The spacecraft that could revolutionise weather forecasting
Aeolus, the first satellite to measure wind speeds across the entire planet, was launched by the European Space Agency last year. Using advanced laser technology, it’s now providing the planet’s first global patterns of wind behaviour at different heights. This could improve weather forecasting, which in turn may save lives, along with billions of dollars due to increased productivity and reduced losses from damage.
A raft of new technologies is set to fundamentally change the way we live, work and relate to one another. Individually, each piece of tech is a game changer. Collectively, they’re revolutionary. Explore the infographic.
Space junk is a massive challenge for a fast-growing satellite industry worth billions of dollars. There are hundreds of thousands of pieces of space junk whizzing around in earth’s orbit and even a fleck of paint can do serious damage.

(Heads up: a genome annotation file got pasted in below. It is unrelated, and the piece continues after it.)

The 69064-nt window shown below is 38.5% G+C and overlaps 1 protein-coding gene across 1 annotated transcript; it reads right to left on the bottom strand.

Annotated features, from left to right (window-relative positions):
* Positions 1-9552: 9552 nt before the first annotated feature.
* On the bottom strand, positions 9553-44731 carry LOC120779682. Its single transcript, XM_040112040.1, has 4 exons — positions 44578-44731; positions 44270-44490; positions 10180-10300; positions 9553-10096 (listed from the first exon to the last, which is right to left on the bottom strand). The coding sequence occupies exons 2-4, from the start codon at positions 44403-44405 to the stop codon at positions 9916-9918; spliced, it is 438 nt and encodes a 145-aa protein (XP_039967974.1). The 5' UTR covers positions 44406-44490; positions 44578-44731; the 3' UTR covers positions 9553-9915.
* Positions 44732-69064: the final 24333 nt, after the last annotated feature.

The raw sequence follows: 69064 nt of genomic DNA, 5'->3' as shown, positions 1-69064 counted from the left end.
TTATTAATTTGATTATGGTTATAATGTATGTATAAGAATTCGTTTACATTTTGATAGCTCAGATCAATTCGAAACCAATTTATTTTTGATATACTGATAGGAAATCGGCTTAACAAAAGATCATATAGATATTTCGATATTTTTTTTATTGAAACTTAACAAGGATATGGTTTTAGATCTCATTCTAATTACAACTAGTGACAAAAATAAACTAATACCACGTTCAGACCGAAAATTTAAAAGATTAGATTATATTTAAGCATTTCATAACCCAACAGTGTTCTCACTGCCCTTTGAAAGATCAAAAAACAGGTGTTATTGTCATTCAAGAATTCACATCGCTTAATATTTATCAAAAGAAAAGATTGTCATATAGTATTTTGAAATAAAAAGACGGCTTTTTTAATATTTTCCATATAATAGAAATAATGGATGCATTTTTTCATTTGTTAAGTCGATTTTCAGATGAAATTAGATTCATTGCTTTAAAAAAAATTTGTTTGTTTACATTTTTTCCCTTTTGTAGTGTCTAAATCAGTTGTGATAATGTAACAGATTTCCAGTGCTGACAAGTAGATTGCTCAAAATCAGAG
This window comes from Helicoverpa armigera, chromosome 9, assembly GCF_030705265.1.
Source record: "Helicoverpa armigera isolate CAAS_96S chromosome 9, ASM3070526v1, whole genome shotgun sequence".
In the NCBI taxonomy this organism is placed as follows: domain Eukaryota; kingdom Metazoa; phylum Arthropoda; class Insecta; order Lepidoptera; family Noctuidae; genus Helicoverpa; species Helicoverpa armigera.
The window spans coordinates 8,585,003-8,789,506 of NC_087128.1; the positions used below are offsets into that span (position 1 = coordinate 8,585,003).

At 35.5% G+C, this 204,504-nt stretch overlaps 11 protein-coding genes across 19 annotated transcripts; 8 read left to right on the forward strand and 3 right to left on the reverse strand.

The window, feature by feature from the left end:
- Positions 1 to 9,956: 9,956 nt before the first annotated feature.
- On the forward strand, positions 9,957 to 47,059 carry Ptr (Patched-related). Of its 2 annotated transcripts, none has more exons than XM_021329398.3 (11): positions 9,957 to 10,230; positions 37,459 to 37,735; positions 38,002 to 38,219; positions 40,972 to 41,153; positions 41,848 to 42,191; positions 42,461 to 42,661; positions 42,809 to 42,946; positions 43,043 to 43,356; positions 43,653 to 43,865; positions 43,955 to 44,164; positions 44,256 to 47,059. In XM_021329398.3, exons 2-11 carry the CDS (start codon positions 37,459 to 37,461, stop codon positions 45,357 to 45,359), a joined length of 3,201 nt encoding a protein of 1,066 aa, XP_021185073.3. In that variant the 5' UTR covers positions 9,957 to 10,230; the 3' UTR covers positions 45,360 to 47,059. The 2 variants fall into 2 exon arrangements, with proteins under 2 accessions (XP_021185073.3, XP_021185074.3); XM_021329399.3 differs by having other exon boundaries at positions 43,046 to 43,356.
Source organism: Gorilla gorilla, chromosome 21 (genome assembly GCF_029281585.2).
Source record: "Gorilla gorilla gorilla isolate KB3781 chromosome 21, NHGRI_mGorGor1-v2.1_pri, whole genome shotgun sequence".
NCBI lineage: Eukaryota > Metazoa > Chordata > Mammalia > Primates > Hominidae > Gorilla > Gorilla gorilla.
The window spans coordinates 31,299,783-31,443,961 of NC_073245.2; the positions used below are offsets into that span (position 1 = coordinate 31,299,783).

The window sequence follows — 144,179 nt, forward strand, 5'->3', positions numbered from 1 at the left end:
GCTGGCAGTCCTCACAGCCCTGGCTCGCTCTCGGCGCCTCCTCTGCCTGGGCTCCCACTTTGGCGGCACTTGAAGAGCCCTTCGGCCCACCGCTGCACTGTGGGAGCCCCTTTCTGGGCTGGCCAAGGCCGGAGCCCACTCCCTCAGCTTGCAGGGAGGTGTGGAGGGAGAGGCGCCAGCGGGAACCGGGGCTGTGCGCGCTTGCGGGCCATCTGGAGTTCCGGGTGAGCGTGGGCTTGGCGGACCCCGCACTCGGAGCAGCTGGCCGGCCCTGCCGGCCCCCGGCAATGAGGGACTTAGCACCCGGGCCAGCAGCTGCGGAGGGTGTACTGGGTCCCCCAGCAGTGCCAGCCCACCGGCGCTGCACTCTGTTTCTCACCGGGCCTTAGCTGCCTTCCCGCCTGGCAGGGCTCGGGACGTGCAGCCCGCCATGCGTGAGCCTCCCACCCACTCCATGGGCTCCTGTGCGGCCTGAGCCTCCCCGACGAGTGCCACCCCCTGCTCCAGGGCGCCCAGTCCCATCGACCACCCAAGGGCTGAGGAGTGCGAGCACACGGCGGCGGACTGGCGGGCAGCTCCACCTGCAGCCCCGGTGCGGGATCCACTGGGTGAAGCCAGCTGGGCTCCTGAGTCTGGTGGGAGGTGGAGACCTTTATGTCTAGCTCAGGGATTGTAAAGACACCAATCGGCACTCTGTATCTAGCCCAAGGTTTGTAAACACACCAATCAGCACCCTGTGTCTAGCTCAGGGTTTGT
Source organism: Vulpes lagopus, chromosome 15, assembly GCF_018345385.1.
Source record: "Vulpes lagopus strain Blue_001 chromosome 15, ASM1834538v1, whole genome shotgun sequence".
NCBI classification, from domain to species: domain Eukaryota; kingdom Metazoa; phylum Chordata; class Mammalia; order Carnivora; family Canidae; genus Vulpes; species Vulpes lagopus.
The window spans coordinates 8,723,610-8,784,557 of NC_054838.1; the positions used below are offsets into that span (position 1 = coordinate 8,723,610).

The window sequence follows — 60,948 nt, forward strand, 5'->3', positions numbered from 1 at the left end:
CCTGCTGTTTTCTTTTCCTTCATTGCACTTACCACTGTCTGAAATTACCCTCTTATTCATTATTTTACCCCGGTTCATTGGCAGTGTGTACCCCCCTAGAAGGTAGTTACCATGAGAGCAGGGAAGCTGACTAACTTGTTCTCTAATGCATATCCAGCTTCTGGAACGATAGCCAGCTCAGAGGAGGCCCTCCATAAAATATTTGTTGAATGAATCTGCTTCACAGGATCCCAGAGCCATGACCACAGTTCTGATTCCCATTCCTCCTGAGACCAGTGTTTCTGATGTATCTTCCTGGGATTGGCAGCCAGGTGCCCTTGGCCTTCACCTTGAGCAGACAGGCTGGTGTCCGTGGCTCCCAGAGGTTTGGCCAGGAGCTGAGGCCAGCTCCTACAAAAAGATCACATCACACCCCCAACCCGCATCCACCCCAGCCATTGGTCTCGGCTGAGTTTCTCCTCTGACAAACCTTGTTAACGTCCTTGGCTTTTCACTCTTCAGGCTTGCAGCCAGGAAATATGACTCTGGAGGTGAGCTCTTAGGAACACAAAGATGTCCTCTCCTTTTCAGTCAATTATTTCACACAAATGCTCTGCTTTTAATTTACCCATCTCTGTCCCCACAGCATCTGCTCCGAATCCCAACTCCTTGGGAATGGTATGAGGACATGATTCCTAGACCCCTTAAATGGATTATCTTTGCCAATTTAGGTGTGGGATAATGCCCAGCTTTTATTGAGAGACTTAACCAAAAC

It may seem hard to believe but for every person who benefits from taking one of the top 10 selling medical drugs in the US, far more people - between one in four and one in 25, depending on the drug - see no benefit whatsoever.
Many patients forget to take their medicine, but as FT science commentator Anjana Ahuja explains, now there’s a pill that ‘knows’ when it’s been swallowed. It can send a time-stamped signal to the patient, and with consent, their doctor.
Elon Musk hopes to revolutionise public transport with Hyperloop - a system capable of speeds of more than 1200 kilometres per hour with zero emissions. Musk’s company Space X is running a student competition to advance the technology.
Sweeping advances in manufacturing, transport and broadband capacity are creating waves of change across the globe. Soon these industries will meet, in a confluence of technologies that is set to trigger a tipping point.
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